I spent the day scanning these product boards and, believe me, it wasn’t easy.  Because they are so large, each had to be scanned in three pieces and joined together. The job was work intensive, but I enjoyed every minute of it.  This slow process gave me the opportunity to zero in on each of these pieces of art, one at a time, and appreciate the wonder of it.

These are not merely product “sketches,” they are fully developed finished designs a step away from camera ready.  The graphics on Mike’s Weenie lunch box, for instance, are amazing, as good as any lunch box I’ve ever seen.  And this is not merely pick up art, it’s Mike’s original creation.  Any manufacturer who chose to license any of these categories, be it notebooks, school supplies, drinking cups, or stationary, would find the designs were all worked out for them, already. 

         As you can see we entertained some grand illusions of great things!  What could be bigger that Weenies Breakfast Cereal?  Little sugar coated Weenie shapes; the perfect mates for Cheerios!
          Coming up are a few really boring products.  But these are what Cheryl wanted.  I don’t know how Mike could stand doing these.  But he not only did them, he did them beautifully.  Maybe it was his years at Hallmark that gave him the energy to tackle stuff, like ... drinking cups, really?  But he even supplied a cute and clever little Hallmark-like Weenie saying on each one.
          If that stationary put you to sleep, perhaps you’re ready for “Sweet Dreams” in these clever Weenie sheets.
          As you will eventually see, this rendering of “Doggie Warmers” inspired a licensee to create a spectacular line of Weenie Footware.
          And here is everything you need to celebrate a Halloweenie Halloween.
          And, last, but not least, some notable notebooks made the Product Presentation complete.
          Last night, I discovered Andy’s notes of our early meetings.  They included a list of things he and Adam believed were necessary to make a convincing presentation.  No wonder I felt I needed help.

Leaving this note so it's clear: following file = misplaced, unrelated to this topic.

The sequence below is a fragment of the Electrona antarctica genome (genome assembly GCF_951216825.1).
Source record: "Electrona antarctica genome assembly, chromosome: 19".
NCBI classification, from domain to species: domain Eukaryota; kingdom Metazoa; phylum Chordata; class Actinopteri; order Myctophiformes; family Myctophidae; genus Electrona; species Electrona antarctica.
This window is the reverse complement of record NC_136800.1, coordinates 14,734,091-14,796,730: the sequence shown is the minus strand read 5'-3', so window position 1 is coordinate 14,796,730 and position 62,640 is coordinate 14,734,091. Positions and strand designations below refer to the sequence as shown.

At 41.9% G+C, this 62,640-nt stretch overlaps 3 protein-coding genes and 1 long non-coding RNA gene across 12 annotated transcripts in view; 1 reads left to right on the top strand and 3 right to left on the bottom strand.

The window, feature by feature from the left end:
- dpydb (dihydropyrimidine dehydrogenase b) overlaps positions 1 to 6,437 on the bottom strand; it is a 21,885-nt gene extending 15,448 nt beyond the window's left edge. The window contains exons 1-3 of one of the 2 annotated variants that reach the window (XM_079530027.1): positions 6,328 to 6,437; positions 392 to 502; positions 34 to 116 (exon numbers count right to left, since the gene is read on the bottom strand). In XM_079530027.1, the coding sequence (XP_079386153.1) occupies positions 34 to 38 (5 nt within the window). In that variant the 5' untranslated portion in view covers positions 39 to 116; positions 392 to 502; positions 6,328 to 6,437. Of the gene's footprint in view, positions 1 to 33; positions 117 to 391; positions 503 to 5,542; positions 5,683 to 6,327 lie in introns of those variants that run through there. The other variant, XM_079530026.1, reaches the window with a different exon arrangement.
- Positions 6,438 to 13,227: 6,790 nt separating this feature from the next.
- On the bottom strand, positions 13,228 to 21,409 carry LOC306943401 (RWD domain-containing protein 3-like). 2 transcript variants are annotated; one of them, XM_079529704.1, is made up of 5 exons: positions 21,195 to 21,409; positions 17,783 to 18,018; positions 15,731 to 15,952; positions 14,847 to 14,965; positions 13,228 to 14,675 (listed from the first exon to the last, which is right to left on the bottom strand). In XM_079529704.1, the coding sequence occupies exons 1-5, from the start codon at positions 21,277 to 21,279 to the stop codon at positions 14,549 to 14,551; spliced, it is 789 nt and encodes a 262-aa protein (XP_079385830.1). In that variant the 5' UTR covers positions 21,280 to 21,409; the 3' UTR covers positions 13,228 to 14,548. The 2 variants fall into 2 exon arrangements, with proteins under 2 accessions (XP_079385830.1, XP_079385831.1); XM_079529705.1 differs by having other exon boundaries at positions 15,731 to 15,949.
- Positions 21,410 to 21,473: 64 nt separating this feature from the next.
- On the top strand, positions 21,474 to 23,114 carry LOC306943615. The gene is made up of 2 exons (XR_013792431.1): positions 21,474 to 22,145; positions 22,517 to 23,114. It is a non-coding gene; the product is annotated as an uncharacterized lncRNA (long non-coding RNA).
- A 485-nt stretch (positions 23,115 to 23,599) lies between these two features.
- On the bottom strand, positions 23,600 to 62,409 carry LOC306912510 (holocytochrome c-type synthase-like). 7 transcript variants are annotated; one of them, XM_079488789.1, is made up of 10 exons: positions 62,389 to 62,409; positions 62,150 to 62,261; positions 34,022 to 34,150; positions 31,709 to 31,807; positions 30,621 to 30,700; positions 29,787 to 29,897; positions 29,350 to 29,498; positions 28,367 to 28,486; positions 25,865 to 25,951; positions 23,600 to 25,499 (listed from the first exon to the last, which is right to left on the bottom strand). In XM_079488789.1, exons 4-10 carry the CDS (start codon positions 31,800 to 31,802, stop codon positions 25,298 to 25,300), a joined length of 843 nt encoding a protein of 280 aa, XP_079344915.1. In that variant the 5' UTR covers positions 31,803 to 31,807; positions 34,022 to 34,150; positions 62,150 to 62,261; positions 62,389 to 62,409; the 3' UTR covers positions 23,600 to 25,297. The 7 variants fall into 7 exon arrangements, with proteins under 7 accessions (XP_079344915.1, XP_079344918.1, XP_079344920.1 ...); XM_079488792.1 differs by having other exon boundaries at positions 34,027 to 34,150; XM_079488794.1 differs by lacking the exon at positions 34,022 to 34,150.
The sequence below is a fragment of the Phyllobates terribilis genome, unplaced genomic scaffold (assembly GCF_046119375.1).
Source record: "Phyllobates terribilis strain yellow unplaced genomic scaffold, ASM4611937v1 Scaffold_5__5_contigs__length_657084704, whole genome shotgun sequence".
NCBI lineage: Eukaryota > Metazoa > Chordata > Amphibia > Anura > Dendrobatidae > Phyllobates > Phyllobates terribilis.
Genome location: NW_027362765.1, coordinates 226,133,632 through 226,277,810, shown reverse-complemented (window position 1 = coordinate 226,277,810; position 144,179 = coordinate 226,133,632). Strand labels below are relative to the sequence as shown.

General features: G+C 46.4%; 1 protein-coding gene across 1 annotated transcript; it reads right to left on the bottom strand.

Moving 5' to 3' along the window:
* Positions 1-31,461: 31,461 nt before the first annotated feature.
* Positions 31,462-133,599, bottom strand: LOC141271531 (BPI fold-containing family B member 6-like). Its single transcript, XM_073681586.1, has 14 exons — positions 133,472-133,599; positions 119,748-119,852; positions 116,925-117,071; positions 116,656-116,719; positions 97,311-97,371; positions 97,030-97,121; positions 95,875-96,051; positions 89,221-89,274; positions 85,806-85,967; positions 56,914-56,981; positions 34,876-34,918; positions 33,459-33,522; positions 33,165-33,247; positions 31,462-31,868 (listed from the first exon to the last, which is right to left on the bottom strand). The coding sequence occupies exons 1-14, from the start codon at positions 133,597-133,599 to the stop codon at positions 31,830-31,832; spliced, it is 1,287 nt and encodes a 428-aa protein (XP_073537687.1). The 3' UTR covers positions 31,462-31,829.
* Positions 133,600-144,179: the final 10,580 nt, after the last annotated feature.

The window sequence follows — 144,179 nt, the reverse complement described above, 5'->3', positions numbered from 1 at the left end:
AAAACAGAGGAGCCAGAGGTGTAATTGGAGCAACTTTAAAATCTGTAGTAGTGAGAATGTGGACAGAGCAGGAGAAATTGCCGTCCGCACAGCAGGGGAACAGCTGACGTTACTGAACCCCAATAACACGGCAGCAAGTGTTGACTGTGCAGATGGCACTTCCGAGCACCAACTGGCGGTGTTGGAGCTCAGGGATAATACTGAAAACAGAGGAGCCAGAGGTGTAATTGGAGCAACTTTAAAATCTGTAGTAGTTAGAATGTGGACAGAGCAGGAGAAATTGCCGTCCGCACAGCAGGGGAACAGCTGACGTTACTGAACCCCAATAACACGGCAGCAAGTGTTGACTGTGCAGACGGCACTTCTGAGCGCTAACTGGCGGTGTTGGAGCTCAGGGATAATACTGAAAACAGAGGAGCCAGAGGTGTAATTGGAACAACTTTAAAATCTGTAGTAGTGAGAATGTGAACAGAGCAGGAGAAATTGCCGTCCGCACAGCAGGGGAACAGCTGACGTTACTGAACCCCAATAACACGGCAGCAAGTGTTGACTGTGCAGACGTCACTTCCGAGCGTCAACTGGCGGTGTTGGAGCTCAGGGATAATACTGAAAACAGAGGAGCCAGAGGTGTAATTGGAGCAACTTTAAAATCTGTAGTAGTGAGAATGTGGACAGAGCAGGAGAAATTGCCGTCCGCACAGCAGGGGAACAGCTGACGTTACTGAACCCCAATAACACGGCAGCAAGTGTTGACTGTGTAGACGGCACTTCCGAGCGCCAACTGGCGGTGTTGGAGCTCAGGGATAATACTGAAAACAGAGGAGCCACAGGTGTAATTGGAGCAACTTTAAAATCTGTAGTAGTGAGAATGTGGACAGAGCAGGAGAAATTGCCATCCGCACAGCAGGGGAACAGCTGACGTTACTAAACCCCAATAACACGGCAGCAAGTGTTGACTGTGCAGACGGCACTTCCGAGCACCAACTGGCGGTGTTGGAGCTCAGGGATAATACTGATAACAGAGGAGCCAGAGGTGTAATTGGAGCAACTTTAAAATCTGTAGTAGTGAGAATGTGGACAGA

When Mike Strouth joined the group, his immediate assignment was to concentrate on the big scene of Bunville.  I had nearly finished the characters by then.  I remember that the first time he and I got together about Weenies, I was asking his advice about their final colors. 

Once the thirteen character boards were done, my next task was to work on products, like Joe’s Diner, the Bunville Nursery School, a Bun School Bus, and Willie’s Bungalow, etc.  Many of these were added to Mike’s diorama. 

After we sold the concept to Coleco, I still continued to create products.  Soon, Cheryl Stoebenau provided us with a list of product renderings she wanted.  Her list proved to be even longer than Andy’s list had been.  Some of the stuff that she requested looked utterly daunting to me.  Clothes, school supplies, and party goods were simply not my cup of tea.  I figured that’s where Mike could help me.

I will present these products in the approximate order that they were created.  When Mike finished the Bunville diorama he had some catching up to do in terms of making a living.  Because his freelance work was time consuming, he could not spare any to attend our weekly meetings or participate in the Weenies as fully as I did.  On the other hand, he was part of the machinery that kept Colorforms going, and thus, was  helping me to meet my obligation.  Because he was so busy, his product drawings were added later in the game, too late to be included in the official market testing.  This study, by the way, proved fascinating.  I will add it to the "Addendum."

Once the various Bunville play sets were out of the way, I addressed myself to dolls or what was called “plush” in those days.  This tiny casual pencil sketch at the bottom of the page hit the nail right on the head, “Weenies Huggables!”